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  • Ann Sinclair

What ifs and anxiety

Updated: Jan 31

What if statements and anxiety love to hang with each other!


What if I don’t pass the class?

What if I am late for work?

What if I am not good enough?


When we have anxiety we want to control our environment. We need to know what the next step will be and the outcome. And this can be a vicious cycle.


When we ask What if? it can be help us with decisions but when we are always asking this can lead to chronic worrying and anxiety. It starts becoming a problem when it pops up for every decision that we are trying to make.


When we start questioning every decision that we make or predicting the outcome of a future event this can lead us to doubt ourselves, give low confidence, strain relationships and put stress on our physical body since most of the outcomes are "worst case scenerios".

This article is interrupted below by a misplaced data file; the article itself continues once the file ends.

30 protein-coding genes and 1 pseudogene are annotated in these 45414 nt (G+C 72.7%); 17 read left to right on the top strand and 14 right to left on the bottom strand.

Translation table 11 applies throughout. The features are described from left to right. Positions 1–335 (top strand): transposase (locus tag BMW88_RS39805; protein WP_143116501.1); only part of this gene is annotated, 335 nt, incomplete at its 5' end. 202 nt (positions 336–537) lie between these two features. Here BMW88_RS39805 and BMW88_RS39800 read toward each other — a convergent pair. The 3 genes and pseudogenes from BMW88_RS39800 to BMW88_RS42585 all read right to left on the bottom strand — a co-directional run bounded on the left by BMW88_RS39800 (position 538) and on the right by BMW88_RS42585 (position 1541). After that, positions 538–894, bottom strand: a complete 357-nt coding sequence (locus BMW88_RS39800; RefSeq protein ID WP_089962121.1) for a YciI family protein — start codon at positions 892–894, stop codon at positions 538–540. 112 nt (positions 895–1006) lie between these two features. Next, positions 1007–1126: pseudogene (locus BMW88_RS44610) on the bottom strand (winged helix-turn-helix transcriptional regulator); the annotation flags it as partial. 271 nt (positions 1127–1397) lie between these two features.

When I was always questioning the future decision or worried about them I didn't correlate this to anxiety. In my mind, anxiety came with panic attacks which I didn't have.


When I was able to live in the present moment, not think about things that could go wrong I had more confidence, gratitude and peace.


There are some things that you can do to help yourself with decisions and future events.

  1. Think about your "what if" and ask yourself if this is unrealistic

  2. Take steps to help yourself so "what if" won't happen. If you have a fear of being late for work make sure you are leaving a little earlier for work.





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